Many people aren’t particularly interested in God. But there is probably no one who is not interested in love. This interest may be distorted—love can be sought where it can’t be found. Still, it is love which, more than anything, occupies us in all that we do and are.
Literature, art, theatre, movies—everything focuses on love, and it can’t be any other way. The human being has an innate longing for love; to be human is to long for love.
God is love. Where love is found, there is God. It is God who stirs this human hunger, and it is God alone who ultimately can satisfy it.
Even where God is not known, love between human beings can be deep, true, faithful. In this case, it is divine and has its origin in God. Still, the human heart can never find complete rest until it has come to know the source of love.
The source is inexhaustible. In God there is always more love to be had. And it is precisely God’s infinity that can satisfy our hunger for love. No matter how great and beautiful human love may be, it only attains its true value if we have found the origin of love.
God will not close our hearts to human love, friendship, tenderness, intimacy. But he will open your heart to the love that will never be extinguished or die, and that love exists in him.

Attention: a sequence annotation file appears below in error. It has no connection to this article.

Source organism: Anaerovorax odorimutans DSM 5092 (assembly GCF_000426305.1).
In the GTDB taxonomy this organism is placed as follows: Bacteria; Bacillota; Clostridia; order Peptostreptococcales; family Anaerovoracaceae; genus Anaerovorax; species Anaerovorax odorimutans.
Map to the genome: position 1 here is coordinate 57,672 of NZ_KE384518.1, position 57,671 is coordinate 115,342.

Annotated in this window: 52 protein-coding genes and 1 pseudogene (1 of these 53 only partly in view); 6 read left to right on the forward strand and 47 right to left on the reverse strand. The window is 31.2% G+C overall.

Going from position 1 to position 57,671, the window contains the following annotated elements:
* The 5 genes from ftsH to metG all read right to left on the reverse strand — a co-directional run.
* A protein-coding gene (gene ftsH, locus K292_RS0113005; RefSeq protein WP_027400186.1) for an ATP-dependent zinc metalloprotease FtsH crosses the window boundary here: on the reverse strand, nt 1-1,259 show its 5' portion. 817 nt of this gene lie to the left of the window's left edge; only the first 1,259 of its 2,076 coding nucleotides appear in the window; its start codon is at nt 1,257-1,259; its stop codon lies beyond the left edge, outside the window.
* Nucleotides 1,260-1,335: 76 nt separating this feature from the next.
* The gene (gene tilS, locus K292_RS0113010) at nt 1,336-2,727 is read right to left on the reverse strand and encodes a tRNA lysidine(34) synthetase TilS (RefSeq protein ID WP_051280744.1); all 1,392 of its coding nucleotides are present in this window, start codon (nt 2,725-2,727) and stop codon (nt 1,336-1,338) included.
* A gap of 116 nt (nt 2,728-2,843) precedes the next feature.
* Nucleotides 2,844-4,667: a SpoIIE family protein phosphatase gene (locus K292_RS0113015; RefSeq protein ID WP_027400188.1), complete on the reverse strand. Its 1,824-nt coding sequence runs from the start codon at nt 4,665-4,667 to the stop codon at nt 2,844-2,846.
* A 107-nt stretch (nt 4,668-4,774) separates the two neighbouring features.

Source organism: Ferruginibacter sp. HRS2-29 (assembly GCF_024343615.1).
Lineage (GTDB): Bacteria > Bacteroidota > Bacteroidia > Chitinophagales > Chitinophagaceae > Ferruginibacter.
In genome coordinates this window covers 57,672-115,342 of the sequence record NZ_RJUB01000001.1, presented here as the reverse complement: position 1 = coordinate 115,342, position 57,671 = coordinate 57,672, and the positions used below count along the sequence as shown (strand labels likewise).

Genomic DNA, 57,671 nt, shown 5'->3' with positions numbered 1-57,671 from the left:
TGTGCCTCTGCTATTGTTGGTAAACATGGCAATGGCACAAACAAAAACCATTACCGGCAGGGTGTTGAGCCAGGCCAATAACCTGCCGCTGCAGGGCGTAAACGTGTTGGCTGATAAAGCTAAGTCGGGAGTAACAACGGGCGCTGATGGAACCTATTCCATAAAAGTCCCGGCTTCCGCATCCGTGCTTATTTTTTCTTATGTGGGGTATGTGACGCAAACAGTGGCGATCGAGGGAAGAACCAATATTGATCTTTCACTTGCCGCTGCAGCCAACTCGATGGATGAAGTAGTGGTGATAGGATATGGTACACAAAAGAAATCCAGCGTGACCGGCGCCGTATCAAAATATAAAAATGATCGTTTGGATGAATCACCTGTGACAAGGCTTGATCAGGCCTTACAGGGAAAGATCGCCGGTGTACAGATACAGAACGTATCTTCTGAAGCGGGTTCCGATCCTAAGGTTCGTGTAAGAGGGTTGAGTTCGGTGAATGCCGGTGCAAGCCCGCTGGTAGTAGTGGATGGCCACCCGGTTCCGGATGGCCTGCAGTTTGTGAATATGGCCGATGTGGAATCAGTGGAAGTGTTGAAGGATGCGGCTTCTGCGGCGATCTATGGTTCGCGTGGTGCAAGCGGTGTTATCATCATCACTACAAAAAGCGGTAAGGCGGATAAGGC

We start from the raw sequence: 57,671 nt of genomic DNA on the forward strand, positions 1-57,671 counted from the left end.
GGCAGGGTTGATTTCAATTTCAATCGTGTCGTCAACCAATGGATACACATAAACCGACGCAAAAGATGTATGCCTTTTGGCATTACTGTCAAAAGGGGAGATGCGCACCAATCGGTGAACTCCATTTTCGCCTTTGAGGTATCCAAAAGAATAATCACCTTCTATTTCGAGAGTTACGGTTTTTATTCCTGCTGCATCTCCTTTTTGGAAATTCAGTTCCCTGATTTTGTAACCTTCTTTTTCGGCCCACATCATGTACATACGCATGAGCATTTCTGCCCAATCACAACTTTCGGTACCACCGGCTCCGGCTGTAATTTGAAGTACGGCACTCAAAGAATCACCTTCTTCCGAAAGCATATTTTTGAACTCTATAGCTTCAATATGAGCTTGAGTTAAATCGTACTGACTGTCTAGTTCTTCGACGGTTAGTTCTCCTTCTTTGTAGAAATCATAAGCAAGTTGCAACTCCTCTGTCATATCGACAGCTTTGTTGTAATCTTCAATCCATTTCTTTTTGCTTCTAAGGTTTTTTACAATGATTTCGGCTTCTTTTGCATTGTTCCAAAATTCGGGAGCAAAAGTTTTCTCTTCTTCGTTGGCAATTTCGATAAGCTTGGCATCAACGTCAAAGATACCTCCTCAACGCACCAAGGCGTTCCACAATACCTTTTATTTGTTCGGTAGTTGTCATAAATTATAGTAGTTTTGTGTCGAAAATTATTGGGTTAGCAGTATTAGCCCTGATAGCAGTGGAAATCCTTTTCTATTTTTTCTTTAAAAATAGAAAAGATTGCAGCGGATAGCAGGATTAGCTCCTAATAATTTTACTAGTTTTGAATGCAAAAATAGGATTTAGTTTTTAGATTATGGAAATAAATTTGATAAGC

And who is a flower gardener? A person who prays to God in beauty. A painter of the Lord. A musician of God. A poet of the Almighty. A person who makes beauty in the colors of flowers.
No one—atheist, communist, sinner, or saint—can pass a flower garden without stopping. In some places, raising flowers is an art almost beyond our understanding. A person’s soul, a nation’s soul, can be expressed in a garden.
Who is a flower gardener? An utterly dedicated person, who loves each flower tenderly, and knows intimately the ways, habits, likes and dislikes of each one. He is someone who gives beauty to everyone—not ordinary beauty, but God’s beauty. And if a gardener did not know God before he became interested in flowers, if he perseveres, he will know him soon, and know him intimately.
Who is a flower gardener? A person who sooner or later falls utterly in love with God, who approaches flowers reverently (you have to, otherwise they will not grow for you), and thus silently shouts his love of God. The one who grows flowers gives God to man, and becomes possessed by God themselves.